Tara Moss to open International Breastfeeding Conference in Canberra | UNICEF Australia
Home > Media > Media Releases > October 2011 > Tara Moss to open International Breastfeeding Conference in Canberra

Tara Moss to open International Breastfeeding Conference in Canberra

9am, Thurs Oct 20, National Convention Centre

CANBERRA, 19 October 2011 – After welcoming her first child into the world earlier this year, and being appointed UNICEF Australia’s Patron for Breastfeeding, television presenter and bestselling author Tara Moss will begin her official duties tomorrow (9am, Thurs Oct 20) when she opens the Australian Breastfeeding Association’s International Conference in Canberra.

The ABA’s international conference ‘Step Up, Reach Out: developing an inclusive breastfeeding society’, brings together experts in breastfeeding management from around the world and from within Australia. They will present the latest research on how to help mothers and babies, to more than 600 health professionals from around Australia. The full program can be viewed here: www.breastfeedingconference.asn.au.

‘We are excited to have the new UNICEF Australia Patron for Breastfeeding, Tara Moss, opening our conference,” says Querida David, President of the ABA. “Ms Moss and UNICEF share the ABA’s philosophy that all mothers and babies should have access to the best skilled help in learning to breastfeed.’

The new collaboration allows Ms Moss, a UNICEF Australia Goodwill Ambassador since 2007, to promote and support the practice of breastfeeding in Australia, something she is a passionate advocate for.

“'I am very honoured to be appointed to this role. After my own experiences this year with the obstacles that women can face when breastfeeding, I'm excited about the opportunity to help increase awareness of the importance of nursing and how we can, in real and practical ways, assist women in this regard,” said Ms Moss
Ms Moss said that while some women did have difficulty breastfeeding, there was overwhelming evidence to support the importance of it, but sometimes that message was confused.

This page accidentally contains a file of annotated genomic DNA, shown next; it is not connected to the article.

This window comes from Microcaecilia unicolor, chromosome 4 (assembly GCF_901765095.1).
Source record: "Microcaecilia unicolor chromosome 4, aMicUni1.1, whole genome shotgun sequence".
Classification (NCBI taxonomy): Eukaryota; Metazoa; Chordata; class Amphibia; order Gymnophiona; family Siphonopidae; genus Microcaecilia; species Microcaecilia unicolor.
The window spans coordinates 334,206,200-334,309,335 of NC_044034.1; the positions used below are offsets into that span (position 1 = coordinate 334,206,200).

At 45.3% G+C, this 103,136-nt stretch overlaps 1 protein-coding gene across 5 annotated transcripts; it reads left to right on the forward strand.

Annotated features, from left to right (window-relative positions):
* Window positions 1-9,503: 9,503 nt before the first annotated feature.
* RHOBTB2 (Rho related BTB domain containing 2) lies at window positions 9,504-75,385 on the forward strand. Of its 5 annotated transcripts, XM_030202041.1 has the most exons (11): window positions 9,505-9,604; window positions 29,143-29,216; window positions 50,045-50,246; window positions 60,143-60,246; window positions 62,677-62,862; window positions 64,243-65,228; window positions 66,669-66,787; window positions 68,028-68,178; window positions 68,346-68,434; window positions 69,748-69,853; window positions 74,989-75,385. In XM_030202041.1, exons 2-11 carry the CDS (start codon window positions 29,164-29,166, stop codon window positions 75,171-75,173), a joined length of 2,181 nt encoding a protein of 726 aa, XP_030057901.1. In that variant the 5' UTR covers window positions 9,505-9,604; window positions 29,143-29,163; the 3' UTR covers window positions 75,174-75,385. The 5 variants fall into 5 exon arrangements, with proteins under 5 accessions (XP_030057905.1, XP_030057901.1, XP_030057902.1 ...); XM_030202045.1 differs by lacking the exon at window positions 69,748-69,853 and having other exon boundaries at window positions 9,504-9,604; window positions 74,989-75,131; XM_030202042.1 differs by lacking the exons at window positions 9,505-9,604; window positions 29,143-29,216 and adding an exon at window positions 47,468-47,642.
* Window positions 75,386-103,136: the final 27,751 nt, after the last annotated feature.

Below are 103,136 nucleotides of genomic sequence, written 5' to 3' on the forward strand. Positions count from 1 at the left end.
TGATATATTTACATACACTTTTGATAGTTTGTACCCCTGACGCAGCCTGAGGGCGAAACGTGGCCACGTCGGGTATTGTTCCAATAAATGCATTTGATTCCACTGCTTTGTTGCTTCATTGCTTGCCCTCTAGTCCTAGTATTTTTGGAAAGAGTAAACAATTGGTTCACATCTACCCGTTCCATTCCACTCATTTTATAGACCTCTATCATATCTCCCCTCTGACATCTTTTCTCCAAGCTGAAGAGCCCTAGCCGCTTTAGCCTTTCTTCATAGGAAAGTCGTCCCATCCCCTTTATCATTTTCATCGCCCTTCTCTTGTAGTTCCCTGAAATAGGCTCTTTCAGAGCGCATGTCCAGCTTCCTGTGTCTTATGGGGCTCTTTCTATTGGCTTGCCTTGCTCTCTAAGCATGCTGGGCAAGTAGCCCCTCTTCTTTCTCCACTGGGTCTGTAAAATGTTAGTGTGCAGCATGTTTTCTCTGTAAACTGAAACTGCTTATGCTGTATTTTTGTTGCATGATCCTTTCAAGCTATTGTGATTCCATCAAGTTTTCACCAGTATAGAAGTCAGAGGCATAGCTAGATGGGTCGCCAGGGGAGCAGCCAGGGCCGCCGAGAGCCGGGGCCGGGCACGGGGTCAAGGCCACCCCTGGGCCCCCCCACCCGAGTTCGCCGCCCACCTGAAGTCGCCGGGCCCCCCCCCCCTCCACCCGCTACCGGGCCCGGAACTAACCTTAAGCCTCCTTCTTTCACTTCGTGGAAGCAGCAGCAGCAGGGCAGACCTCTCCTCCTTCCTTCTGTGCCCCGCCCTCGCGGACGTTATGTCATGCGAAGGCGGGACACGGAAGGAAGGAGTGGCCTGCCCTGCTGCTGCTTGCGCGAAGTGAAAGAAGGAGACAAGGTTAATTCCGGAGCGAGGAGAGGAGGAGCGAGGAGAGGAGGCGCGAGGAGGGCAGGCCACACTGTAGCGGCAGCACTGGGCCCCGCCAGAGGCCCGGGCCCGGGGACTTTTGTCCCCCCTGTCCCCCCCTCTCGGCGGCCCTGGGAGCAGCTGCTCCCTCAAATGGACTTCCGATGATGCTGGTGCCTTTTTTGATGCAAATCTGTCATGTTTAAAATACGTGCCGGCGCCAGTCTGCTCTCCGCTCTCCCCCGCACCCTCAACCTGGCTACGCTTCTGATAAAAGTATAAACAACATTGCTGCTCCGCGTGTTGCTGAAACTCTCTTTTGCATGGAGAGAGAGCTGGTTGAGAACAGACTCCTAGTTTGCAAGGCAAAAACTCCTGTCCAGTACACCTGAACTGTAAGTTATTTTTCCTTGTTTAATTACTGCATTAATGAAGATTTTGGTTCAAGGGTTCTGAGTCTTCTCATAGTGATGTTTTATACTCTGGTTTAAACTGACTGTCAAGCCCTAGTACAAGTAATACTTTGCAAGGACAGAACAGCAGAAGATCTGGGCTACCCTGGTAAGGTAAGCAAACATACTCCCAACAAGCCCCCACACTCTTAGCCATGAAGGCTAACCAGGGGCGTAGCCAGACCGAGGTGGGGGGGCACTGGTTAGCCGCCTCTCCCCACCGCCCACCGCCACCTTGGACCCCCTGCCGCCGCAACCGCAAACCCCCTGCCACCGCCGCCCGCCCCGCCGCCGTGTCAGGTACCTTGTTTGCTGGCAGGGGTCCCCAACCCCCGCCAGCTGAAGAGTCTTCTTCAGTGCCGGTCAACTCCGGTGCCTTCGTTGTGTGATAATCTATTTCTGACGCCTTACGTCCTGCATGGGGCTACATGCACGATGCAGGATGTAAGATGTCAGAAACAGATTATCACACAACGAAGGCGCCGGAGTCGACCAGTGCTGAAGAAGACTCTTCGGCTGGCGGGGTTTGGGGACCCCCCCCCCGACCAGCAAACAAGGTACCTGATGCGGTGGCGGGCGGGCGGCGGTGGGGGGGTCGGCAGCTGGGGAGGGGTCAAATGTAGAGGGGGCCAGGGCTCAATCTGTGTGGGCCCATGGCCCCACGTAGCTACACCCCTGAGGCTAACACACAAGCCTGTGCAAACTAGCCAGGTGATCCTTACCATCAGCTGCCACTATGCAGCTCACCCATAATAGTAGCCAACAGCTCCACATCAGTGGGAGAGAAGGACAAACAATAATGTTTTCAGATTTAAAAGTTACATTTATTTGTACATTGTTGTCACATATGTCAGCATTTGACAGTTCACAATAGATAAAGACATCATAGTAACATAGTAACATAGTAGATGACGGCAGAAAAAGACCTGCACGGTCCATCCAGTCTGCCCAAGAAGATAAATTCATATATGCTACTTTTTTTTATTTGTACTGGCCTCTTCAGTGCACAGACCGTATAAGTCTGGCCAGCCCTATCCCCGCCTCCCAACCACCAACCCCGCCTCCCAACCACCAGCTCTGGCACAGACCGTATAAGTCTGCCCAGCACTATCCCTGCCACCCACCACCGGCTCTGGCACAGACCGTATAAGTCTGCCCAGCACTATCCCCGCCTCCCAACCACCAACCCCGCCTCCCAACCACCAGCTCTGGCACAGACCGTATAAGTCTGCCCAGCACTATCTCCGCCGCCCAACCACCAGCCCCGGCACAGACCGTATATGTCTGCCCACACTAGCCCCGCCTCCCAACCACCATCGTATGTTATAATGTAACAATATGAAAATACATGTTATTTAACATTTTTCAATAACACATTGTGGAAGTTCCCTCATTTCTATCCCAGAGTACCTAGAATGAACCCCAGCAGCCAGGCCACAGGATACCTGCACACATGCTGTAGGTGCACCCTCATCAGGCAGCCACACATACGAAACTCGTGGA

“I hope that with enough real information, we can combat the negativity and misinformation that abounds on this topic, and hopefully raise the rate of breastfeeding in this country to the world average or above. It would be a gift for mothers and babies alike. Not to mention our chequebooks and our environment,” she said.

UNICEF and the World Health Organisation recommend babies are exclusively breastfed – that is, given no other food, drink or even water – for 6 months, and continue breastfeeding with nutritional supplements for up to two years.

In Australia only 56 per cent of women are breastfeeding exclusively at three months after giving birth and a low 14 per cent at the recommended six months.

Breastfeeding is important for optimal growth, development and health of children. Scientific evidence shows breastfeeding is a preventative measure against illness and disease for children whilst also creating an invaluable bond between mother and baby.

About Baby Friendly Health Initiative
The Baby Friendly Health Initiative (BFHI) was introduced into Australia by UNICEF in 1993 with the aim to promote and support the practice of breastfeeding. UNICEF Australia works in association with the Australian College of Midwives to support Australian hospitals and health organisations to become ‘Baby Friendly’ accredited and provide the care, support and advice women need to make informed choices about breastfeeding in line with global standards set by UNICEF and the World Health Organisation.

UNICEF works in over 190 countries to promote and protect the rights of children. The world’s largest provider of vaccines for developing countries, UNICEF supports child health and nutrition, good water and sanitation, quality basic education for all boys and girls, and the protection of children from violence, exploitation, and AIDS. In Australia, UNICEF advocates for the rights of all children to be realised and works to improve public and government support for child rights and international development. UNICEF receives no funding from the UN, but relies on the voluntary contributions of individuals, businesses, foundations and governments.

Tara Moss bio note
Bestselling international fiction author and television presenter Tara Moss has been a UNICEF Australia Ambassador since 2007. In this role, she has proven her commitment to children by using her time, energy and talents to support UNICEF’s work, including supporting the UNICEF Australia Mother’s Day campaign only five weeks after giving birth to her daughter. A new mother, passionate about the importance of breastfeeding, Tara Moss now takes on a new role with UNICEF as Australian Patron for Breastfeeding.

For more information, please contact:

Australian breastfeeding association national conference:
To arrange interviews, contact Sharyn Low Conference Coordinator:
T 02 4572 3079 M 0417 202 448 F 02 8580 5089
E stepupreachout2011@breastfeeding.asn.au

To speak with the ABA spokesperson, contact Querida David ABA National President on 02 6543 6339.  president@breastfeeding.asn.au

For an interview with Tara Moss, please contact:
Martha Tattersall, UNICEF Australia
0421 570 393

Monique Hughes, UNICEF Australia
0401 456 128

Permalink | Posted 19/10/11 | Posted in

What do you think? Have your say by leaving a comment below.